As omicron BA.5 and BA.2.75 subvariants spread across the country, more COVID-19 infections are occurring, leading to questions about the latest guidance and whether recommendations have changed based on the new subvariants.
As it relates to isolation, the guidance remains the same regardless of which strain a person has contracted, according to the Centers for Disease Control and Prevention. Those who test positive for COVID-19 are asked to isolate for five days, with day 0 being the day symptoms started. As long as symptoms have improved, isolation can end after the fifth day.
But once that day comes, are you required to test negative before leaving isolation? According to the CDC, testing out of isolation isn’t required.
However, getting tested may provide some peace of mind.
“…You don’t need to show a negative test to return to work for example, but those at-home tests can give you another level of support,” Dr. Allison Arwady, commissioner of the Chicago Department of Public Health, explained during a question-and-answer session earlier this week.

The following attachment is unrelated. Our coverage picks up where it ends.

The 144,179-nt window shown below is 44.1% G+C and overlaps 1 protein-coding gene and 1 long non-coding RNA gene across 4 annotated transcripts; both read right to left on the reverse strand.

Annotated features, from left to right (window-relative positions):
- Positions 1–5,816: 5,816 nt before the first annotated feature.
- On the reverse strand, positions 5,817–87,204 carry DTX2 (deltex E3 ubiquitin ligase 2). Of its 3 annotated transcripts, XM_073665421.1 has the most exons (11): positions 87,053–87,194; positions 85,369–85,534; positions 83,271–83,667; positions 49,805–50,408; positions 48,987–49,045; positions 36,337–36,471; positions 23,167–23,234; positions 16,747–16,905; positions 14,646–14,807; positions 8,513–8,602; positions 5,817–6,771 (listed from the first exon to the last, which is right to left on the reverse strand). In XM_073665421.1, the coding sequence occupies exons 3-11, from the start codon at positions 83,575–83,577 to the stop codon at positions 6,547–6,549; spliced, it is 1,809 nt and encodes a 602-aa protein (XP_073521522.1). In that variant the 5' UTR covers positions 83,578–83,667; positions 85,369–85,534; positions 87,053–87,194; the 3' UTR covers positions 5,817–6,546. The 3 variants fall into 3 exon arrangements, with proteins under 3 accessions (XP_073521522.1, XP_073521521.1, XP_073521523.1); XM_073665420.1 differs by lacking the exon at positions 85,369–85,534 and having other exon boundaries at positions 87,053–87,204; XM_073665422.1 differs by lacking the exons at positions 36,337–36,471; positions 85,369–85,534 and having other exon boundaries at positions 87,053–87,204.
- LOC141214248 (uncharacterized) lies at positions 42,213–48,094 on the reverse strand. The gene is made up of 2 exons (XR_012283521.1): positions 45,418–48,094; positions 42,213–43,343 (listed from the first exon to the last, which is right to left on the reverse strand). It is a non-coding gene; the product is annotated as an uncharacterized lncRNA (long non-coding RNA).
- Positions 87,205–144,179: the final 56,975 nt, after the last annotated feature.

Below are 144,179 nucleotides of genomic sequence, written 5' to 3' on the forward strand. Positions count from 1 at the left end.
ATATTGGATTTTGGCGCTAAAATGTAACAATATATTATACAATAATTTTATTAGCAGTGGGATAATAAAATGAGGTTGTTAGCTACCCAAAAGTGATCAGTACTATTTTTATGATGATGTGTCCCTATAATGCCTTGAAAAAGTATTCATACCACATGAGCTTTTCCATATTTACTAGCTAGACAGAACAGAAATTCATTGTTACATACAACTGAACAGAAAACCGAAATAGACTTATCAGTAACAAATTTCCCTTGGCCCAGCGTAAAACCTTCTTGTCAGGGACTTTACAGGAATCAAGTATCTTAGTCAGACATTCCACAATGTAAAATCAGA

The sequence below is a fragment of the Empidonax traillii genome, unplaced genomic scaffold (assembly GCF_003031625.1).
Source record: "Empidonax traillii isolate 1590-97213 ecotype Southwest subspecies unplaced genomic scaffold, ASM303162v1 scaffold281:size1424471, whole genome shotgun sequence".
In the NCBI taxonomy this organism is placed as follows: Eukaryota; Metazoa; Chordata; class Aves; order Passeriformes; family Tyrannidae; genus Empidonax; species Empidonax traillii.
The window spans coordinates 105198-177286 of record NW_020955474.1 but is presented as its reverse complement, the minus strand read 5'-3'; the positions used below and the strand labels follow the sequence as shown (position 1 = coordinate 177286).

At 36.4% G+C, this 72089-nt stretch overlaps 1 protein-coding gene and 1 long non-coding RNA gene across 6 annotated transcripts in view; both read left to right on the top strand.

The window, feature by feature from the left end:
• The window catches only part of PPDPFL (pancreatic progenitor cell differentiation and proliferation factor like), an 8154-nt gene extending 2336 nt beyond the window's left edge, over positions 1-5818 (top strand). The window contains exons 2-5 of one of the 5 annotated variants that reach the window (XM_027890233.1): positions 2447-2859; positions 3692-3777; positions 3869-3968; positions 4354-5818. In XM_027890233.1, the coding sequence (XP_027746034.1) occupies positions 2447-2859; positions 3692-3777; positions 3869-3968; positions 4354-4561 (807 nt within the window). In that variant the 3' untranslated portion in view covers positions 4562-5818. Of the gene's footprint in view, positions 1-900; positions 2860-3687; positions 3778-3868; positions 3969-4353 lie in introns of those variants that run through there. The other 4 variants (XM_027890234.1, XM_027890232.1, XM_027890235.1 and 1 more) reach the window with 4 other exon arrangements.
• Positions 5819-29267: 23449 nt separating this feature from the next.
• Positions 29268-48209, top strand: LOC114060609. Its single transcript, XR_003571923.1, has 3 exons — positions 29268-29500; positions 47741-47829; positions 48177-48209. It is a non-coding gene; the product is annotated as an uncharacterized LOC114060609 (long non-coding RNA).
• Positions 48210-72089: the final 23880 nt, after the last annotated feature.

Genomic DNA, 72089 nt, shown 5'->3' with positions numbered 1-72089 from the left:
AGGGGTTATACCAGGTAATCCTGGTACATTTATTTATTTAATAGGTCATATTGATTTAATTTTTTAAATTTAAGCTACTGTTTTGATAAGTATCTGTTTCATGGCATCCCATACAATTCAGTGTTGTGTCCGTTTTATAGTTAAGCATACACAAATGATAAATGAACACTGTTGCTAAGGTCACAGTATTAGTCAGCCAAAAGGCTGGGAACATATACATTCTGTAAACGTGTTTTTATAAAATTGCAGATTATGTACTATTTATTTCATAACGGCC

After the five-day isolation period, strict mask use is recommended for an additional five days to ensure people are no longer contagious.
According to Arwady, the risk of spreading COVID drops significantly after day 10, including for those who have lingering symptoms.
“If you’re mostly feeling well, especially if what is still kind of lingering is a cough or a little bit of cough tends to be the last thing to go away after any virus, it is unlikely that you are still spreading disease,” the doctor said.
If your health still isn’t back to normal at that point, another test may be a good idea.
“Now at 14 days out and you’re still like… ‘I don’t know I’m still not feeling that well. You know, it’s possible when you’re not feeling well, limit your interactions, definitely wear the mask, but also you can take a COVID test and if it is negative, that’s another piece of information that suggests you’re very unlikely to be contagious at that point,” she explained.
The CDC says those who choose to take a test to end isolation should use an antigen test and not a PCR test. Those can be taken toward the end of the isolation period.
“Collect the test sample only if you are fever-free for 24 hours without the use of fever-reducing medication and your other symptoms have improved,” the CDC states. “If your test result is positive, you should continue to isolate until day 10. If your test result is negative, you can end isolation, but continue to wear a well-fitting mask around others at home and in public until day 10.”